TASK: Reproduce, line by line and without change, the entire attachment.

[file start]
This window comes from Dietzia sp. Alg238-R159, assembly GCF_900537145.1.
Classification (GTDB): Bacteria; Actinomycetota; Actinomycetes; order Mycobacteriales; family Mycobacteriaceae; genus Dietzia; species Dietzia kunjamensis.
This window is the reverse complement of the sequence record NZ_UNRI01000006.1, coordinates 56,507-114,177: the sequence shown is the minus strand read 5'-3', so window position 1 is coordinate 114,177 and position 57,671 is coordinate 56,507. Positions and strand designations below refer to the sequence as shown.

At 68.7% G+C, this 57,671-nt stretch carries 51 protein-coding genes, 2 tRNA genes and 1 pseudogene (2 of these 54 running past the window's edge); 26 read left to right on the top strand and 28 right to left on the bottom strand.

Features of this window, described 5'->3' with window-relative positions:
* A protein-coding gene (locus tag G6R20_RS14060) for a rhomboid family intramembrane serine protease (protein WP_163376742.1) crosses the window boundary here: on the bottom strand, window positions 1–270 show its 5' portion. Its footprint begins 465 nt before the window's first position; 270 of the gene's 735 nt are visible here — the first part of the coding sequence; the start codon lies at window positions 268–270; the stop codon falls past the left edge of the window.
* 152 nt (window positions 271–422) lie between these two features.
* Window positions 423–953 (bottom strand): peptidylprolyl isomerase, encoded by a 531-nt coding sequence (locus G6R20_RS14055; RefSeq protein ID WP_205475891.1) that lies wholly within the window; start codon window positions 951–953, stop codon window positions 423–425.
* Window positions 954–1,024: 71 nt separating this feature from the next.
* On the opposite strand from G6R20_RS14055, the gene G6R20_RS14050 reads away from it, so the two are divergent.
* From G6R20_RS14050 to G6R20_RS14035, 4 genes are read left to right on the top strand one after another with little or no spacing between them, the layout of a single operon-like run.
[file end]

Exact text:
This window comes from Dietzia sp. Alg238-R159, assembly GCF_900537145.1.
Classification (GTDB): Bacteria; Actinomycetota; Actinomycetes; order Mycobacteriales; family Mycobacteriaceae; genus Dietzia; species Dietzia kunjamensis.
This window is the reverse complement of the sequence record NZ_UNRI01000006.1, coordinates 56,507-114,177: the sequence shown is the minus strand read 5'-3', so window position 1 is coordinate 114,177 and position 57,671 is coordinate 56,507. Positions and strand designations below refer to the sequence as shown.

At 68.7% G+C, this 57,671-nt stretch carries 51 protein-coding genes, 2 tRNA genes and 1 pseudogene (2 of these 54 running past the window's edge); 26 read left to right on the top strand and 28 right to left on the bottom strand.

Features of this window, described 5'->3' with window-relative positions:
* A protein-coding gene (locus tag G6R20_RS14060) for a rhomboid family intramembrane serine protease (protein WP_163376742.1) crosses the window boundary here: on the bottom strand, window positions 1–270 show its 5' portion. Its footprint begins 465 nt before the window's first position; 270 of the gene's 735 nt are visible here — the first part of the coding sequence; the start codon lies at window positions 268–270; the stop codon falls past the left edge of the window.
* 152 nt (window positions 271–422) lie between these two features.
* Window positions 423–953 (bottom strand): peptidylprolyl isomerase, encoded by a 531-nt coding sequence (locus G6R20_RS14055; RefSeq protein ID WP_205475891.1) that lies wholly within the window; start codon window positions 951–953, stop codon window positions 423–425.
* Window positions 954–1,024: 71 nt separating this feature from the next.
* On the opposite strand from G6R20_RS14055, the gene G6R20_RS14050 reads away from it, so the two are divergent.
* From G6R20_RS14050 to G6R20_RS14035, 4 genes are read left to right on the top strand one after another with little or no spacing between them, the layout of a single operon-like run.